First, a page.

Food Branding

Photo Credit – Wikimedia Commons.
Davenport, Iowa
Nov. 27, 1976

Today I visited my grandmother at the Lend-A-Hand and we ate ravioli from LaSalle, Illinois. They hand pack it there and it is a treat for us whenever we get a chance to make some.

I wonder sometimes about the brand names that grace our pantry - Kraft, Nabisco, Campbell's, Carnation, Betty Crocker, Aunt Jemima, Libby's, Quaker Oats, Folgers, Post, Hershey's - and marvel at the simplicity of the containers in my grandmother's shared kitchen.

There are milk cartons with all the ladies' names on them, and bulky, shapeless packages, with the owner's names written on them, old butter dishes covered and taped shut, white and tan boxes each with only the owner's name on them. It seems fitting that the name of the consumer rather than the producer, or canner appear on the foods awaiting the pot.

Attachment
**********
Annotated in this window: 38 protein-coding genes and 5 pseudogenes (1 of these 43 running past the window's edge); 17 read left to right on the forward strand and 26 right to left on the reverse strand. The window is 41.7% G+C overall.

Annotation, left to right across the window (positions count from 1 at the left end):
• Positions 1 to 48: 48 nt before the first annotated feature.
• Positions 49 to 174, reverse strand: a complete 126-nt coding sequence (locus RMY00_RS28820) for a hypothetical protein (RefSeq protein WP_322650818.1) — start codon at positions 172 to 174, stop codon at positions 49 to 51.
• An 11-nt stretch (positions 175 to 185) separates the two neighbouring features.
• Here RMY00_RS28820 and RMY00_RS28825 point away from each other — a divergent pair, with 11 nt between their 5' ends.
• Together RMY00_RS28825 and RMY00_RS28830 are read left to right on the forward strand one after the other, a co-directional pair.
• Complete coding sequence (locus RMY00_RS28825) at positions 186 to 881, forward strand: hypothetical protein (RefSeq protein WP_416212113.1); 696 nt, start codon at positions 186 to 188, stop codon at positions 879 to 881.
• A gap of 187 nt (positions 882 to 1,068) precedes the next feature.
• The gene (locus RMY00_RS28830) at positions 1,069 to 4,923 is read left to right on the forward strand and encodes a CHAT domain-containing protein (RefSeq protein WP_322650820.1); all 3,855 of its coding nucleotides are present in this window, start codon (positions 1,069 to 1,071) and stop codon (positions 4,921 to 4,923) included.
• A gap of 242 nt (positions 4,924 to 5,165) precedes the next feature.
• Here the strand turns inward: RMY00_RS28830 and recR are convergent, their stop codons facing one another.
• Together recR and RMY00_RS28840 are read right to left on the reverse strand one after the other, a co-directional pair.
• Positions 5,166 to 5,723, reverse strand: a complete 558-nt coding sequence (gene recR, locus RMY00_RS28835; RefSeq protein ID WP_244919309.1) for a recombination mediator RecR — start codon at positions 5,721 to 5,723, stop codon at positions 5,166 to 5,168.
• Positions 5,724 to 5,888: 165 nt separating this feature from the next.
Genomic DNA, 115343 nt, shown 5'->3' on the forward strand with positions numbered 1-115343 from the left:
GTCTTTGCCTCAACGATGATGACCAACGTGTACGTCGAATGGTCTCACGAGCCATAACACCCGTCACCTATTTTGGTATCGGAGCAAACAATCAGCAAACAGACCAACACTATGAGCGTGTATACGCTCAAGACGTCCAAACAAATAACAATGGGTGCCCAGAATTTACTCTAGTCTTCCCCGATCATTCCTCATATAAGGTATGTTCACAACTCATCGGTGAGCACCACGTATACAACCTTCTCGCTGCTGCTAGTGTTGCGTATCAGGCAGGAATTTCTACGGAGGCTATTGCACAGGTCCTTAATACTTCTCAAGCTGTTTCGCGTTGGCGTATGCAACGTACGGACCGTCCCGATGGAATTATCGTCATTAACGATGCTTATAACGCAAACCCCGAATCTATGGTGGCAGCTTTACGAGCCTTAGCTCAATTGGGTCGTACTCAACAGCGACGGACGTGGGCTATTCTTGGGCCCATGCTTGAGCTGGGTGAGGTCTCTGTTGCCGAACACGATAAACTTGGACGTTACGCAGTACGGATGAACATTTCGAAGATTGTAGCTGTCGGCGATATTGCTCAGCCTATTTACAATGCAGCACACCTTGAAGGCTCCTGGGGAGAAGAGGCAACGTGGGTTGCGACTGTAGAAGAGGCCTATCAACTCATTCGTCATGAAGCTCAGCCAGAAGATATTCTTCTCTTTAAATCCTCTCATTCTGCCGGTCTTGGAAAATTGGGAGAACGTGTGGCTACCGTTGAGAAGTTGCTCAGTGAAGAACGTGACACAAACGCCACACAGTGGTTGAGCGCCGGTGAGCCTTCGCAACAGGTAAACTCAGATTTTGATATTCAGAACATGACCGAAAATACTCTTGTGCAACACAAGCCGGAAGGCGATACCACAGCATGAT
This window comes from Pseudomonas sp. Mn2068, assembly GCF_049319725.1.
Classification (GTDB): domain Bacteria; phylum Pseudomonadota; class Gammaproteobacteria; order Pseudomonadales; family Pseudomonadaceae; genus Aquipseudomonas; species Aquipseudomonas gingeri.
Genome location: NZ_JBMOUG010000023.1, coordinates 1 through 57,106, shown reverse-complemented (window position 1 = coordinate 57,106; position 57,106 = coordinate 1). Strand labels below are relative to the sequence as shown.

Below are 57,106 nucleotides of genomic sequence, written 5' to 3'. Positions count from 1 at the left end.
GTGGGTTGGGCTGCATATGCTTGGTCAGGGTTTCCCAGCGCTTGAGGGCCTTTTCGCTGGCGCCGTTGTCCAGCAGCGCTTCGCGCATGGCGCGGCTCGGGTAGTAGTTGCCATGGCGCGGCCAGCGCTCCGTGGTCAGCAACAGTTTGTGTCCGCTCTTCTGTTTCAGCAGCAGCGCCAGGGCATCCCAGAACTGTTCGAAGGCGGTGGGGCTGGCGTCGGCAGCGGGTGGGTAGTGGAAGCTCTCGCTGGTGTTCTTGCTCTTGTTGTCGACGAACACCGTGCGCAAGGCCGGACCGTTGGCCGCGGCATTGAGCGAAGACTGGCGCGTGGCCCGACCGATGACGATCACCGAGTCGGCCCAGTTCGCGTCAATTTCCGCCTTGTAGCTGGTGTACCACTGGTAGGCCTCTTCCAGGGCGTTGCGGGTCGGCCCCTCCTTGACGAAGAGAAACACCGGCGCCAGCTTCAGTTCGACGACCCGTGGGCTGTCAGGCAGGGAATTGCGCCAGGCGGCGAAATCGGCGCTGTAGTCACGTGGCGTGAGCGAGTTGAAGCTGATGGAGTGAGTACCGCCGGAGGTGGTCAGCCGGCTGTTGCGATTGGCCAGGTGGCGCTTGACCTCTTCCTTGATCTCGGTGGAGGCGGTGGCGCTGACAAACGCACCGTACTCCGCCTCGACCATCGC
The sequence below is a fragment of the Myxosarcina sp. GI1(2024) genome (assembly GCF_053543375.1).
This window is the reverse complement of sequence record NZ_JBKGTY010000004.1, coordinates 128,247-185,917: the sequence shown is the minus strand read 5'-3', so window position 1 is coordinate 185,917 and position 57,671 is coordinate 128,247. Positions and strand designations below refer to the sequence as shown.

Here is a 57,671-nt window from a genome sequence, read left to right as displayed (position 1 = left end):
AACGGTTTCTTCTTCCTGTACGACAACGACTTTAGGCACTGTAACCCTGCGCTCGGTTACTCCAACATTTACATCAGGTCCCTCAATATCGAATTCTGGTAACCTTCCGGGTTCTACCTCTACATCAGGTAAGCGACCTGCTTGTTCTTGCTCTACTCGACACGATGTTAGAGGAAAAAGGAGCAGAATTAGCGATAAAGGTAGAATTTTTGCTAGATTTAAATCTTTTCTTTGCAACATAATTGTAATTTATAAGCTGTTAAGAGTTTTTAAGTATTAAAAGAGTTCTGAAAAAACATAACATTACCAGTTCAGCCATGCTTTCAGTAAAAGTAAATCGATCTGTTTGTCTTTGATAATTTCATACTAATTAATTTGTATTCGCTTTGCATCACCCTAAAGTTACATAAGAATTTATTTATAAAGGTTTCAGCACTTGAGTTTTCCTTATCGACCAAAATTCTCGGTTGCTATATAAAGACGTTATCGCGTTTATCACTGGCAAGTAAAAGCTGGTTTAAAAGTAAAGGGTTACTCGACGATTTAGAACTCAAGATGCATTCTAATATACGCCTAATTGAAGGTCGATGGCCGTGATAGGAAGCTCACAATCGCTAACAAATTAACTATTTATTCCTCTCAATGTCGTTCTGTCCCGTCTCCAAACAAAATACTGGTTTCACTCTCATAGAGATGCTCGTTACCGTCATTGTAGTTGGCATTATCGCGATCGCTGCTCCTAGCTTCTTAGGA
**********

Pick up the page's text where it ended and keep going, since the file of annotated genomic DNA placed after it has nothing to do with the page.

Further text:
Perhaps these women are not swayed by the numerous labels enticing them from the shelves of the supermarkets, maybe they have learned that a carrot is only a carrot no matter who has laid hands on it.

But food is food and when one has it, one is grateful.

Editor's Note: This passage is from my personal journal. The Lend-A-Hand Club was established in Davenport, Iowa in 1886 as a chapter of the International Order of the King's Daughters and Sons. It became an affiliate of the national network of Lend-A-Hand Clubs launched during the 1870s by Edward Everett Hale, a Unitarian minister who had risen to nationwide prominence as an abolitionist and writer for the Atlantic Monthly prior to the American Civil War. The club was a place for young women who lived and worked away from home to associate in a safe environment.